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Puckdoku: Here Are A Few Former Capitals You Could Use One Day



Washington Capitals goalie Jaroslav Halak (41), from the Czech Republic, catches a shot in the first period of an NHL hockey game against the Los Angeles Kings, Tuesday, March 25, 2014, in Washington. (AP Photo/Alex Brandon)

Fewer things have impacted the hockey world in 2023 more than Puckdoku, an online game that tests fans not on what they can remember about NHL history, but who.

Game players are faced with a three-by-three grid each day, one that requires them to identify players who suited up for two specific teams during their careers, players who secured a specific award while with a certain team and much more. Hockey players can only be used once in the entire grid, and game players only have nine guesses to complete the entire grid — easier said than done.

Since entering the league in 1974, hundreds — if not thousands — have suited up for the Washington Capitals organization. Just a cup of coffee for some, but the nation’s capitol was one stop in a long career for many. Here’s a look at some of those guys, the ones who could help you out of a bind in a game of Puckdoku one day.

Jim McKenzie, 9 teams

McKenzie’s stint in Washington is often forgettable. After being claimed off waivers during the 1999-2000 season, the veteran left winger tallied only 3 points in 30 games before leaving the nation’s capital in free agency.

During his career, he made his way around the NHL. In addition to a stop in Washington, McKenzie saw time with the Dallas Stars, Pittsburgh Penguins, Phoenix Coyotes, Anaheim Ducks, New Jersey Devils and Nashville Predators, as well as with the Hartford Whalers and original Winnipeg Jets — for Puckdoku reasons, now applicable to the Carolina Hurricanes and now Arizona Coyotes, respectively — making him one of the best in league history at moving around.

Jaroslav Halak, 8 teams

Splitting time with top netminder Braden Holtby, Halak played in only 12 games with the Capitals before the team shipped the impending free agent’s rights off to the New York Islanders in 2014.

Washington was Halak’s third stop on a seven-team NHL career, including time with the Montreal Canadiens, St. Louis Blues, Boston Bruins, Vancouver Canucks and New York Rangers. The 38-year-old is currently a free agent, but could find himself on another team after playing in 25 games for the Rangers last season.

Daniel Winnik, 8 teams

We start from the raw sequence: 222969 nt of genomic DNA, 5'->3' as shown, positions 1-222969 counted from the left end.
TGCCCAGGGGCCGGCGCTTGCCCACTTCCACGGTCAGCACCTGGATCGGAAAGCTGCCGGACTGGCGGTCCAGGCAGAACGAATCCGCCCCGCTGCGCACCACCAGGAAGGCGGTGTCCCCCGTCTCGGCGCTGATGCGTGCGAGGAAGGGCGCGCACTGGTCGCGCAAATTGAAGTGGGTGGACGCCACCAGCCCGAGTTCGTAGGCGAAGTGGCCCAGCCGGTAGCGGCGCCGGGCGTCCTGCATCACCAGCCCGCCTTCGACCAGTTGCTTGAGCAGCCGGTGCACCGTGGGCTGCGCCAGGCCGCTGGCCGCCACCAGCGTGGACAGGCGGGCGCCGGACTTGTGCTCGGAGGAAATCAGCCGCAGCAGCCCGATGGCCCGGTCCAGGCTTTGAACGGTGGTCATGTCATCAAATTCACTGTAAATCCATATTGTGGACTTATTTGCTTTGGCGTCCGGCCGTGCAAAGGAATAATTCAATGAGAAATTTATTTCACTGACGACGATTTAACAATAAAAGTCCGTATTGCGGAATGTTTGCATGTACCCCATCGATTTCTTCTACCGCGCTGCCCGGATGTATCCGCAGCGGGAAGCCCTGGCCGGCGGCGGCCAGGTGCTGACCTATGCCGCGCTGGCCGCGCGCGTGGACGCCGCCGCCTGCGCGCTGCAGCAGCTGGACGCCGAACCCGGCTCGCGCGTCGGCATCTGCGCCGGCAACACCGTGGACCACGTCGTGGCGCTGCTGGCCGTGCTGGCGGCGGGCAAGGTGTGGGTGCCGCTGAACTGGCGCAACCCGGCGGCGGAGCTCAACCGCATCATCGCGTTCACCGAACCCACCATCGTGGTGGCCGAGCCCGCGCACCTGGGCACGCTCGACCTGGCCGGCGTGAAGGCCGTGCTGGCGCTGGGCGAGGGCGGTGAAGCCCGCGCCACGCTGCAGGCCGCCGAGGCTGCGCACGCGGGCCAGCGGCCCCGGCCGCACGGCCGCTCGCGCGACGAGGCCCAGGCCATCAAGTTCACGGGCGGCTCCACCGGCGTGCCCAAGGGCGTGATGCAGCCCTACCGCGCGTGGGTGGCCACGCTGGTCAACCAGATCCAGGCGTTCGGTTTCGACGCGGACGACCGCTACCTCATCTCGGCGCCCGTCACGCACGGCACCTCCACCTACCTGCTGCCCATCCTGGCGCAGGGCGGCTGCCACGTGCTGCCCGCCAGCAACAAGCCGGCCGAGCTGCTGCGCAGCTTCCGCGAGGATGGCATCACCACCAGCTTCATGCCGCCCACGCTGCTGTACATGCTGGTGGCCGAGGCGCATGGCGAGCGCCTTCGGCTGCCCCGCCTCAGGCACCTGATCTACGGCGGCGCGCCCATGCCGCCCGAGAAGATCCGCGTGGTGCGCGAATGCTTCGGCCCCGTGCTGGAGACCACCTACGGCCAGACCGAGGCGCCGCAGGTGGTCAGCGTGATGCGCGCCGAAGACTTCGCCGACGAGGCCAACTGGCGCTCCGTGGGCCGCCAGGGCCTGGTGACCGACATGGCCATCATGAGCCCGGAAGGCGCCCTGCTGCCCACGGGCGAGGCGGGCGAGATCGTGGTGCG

Winnik had already suited up for six teams before coming to the Capitals in 2015, where he spent two seasons before moving on to his eighth team.

A 2004 draft pick of the then-Phoenix Coyotes, the winger has also spent time with the Colorado Avalanche, San Jose Sharks, Anaheim Ducks, Toronto Maple Leafs, Pittsburgh Penguins and Minnesota Wild.

Robert Lang, 8 teams

Lang signed with the Capitals during the 2003 offseason and instantly thrived, tallying a second-best 69 points bested only by Jaromir Jagr. Despite leading the NHL in scoring the following year, Lang was dealt to Detroit in February 2005 — ending his stint in the nation’s capital after only 145 games.

Lang, who debuted with the Los Angeles Kings during the 1992-93 season, also suited up for the Boston Bruins, Pittsburgh Penguins, Chicago Blackhawks, Montreal Canadiens and Phoenix Coyotes before his pro career ended in 2010.

Kip Miller, 8 teams

Twelve years after winning the Hobey Baker Award, Miller spent two seasons in Washington — tallying 81 points in 138 games — before his NHL career ended in 2004.

Miller was the 72nd overall pick of the Quebec Nordiques in the 1987 draft, making his debut with the team during the 1990-91 season. He suited up for the Minnesota North Stars during the following season, which makes him both eligible for both the Colorado Avalanche and Dallas Stars in Puckdoku. The other teams he suited up for — “too many teams to list,” according to his LinkedIn profile — include the San Jose Sharks, New York Islanders, Pittsburgh Penguins, Chicago Blackhawks and Anaheim Ducks.

Jared Serre covers the Washington Capitals for Washington Hockey Now. He is a graduate of West Virginia University.